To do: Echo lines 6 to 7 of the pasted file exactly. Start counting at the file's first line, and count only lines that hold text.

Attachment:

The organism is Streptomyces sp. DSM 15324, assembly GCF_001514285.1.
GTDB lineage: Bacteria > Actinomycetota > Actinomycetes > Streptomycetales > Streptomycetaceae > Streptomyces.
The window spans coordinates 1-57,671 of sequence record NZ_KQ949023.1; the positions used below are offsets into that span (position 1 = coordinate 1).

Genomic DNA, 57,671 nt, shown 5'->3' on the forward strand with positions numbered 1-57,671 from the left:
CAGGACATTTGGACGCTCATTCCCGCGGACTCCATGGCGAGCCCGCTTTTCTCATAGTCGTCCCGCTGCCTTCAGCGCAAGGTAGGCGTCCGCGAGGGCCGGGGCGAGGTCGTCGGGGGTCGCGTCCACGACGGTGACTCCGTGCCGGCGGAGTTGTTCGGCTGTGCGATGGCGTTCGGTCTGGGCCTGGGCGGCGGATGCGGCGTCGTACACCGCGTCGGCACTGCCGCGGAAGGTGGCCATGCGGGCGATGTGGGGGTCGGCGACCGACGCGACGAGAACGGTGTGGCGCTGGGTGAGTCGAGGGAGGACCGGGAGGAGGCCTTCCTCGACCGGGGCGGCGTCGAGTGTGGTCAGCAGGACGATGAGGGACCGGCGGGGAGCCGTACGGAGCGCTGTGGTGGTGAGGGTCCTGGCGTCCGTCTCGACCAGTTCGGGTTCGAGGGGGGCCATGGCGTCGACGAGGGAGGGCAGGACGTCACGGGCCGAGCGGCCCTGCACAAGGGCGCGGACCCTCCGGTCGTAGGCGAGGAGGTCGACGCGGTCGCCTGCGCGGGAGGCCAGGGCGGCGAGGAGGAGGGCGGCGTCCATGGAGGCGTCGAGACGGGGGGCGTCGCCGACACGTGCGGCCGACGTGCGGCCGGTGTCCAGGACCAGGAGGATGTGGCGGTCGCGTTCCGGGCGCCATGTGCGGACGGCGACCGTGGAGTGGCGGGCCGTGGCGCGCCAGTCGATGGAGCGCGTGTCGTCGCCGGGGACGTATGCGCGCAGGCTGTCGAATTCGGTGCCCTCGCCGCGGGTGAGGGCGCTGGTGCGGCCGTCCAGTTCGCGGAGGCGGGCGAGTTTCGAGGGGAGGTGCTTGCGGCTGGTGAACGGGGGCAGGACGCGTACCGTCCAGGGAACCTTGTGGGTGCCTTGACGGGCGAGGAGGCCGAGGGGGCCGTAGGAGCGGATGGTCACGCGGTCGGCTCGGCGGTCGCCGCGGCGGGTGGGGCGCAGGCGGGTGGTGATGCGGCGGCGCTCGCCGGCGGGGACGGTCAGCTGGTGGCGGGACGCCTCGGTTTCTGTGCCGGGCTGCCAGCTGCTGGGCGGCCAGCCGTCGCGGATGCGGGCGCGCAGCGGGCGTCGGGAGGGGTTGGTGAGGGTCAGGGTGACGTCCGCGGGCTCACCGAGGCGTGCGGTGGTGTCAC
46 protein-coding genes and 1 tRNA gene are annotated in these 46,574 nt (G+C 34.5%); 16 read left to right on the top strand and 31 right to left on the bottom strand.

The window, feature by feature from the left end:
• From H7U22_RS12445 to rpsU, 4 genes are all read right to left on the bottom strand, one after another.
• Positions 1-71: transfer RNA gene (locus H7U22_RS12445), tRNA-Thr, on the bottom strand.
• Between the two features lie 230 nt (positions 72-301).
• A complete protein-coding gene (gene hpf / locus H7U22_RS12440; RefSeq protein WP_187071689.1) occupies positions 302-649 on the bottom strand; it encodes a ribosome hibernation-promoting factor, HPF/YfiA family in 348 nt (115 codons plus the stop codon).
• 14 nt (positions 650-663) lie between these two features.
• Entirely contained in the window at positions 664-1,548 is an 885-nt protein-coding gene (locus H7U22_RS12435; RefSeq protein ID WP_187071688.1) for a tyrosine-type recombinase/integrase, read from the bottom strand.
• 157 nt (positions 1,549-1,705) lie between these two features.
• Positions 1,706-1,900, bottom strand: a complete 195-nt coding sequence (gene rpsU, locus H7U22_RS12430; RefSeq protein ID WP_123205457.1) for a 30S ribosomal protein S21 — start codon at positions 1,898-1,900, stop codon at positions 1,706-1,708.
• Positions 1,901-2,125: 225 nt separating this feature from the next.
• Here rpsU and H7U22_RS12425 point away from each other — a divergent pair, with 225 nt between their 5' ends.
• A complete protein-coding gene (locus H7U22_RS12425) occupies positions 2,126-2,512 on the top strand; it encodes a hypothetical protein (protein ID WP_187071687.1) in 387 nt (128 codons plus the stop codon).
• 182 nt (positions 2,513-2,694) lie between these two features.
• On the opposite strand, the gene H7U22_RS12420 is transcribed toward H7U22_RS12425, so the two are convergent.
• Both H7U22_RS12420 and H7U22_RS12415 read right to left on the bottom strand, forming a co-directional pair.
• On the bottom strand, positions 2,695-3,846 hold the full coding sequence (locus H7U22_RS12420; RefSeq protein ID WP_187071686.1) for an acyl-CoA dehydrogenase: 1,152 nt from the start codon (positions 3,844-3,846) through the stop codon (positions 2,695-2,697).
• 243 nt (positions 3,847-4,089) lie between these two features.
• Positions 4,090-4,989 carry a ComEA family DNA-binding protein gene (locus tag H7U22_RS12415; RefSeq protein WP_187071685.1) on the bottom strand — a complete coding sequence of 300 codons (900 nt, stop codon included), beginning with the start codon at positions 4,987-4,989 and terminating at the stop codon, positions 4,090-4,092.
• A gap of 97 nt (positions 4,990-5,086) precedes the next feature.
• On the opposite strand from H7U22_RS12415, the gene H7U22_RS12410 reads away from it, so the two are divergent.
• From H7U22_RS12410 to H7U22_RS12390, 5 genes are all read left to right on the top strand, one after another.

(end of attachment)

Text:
46 protein-coding genes and 1 tRNA gene are annotated in these 46,574 nt (G+C 34.5%); 16 read left to right on the top strand and 31 right to left on the bottom strand.

The window, feature by feature from the left end: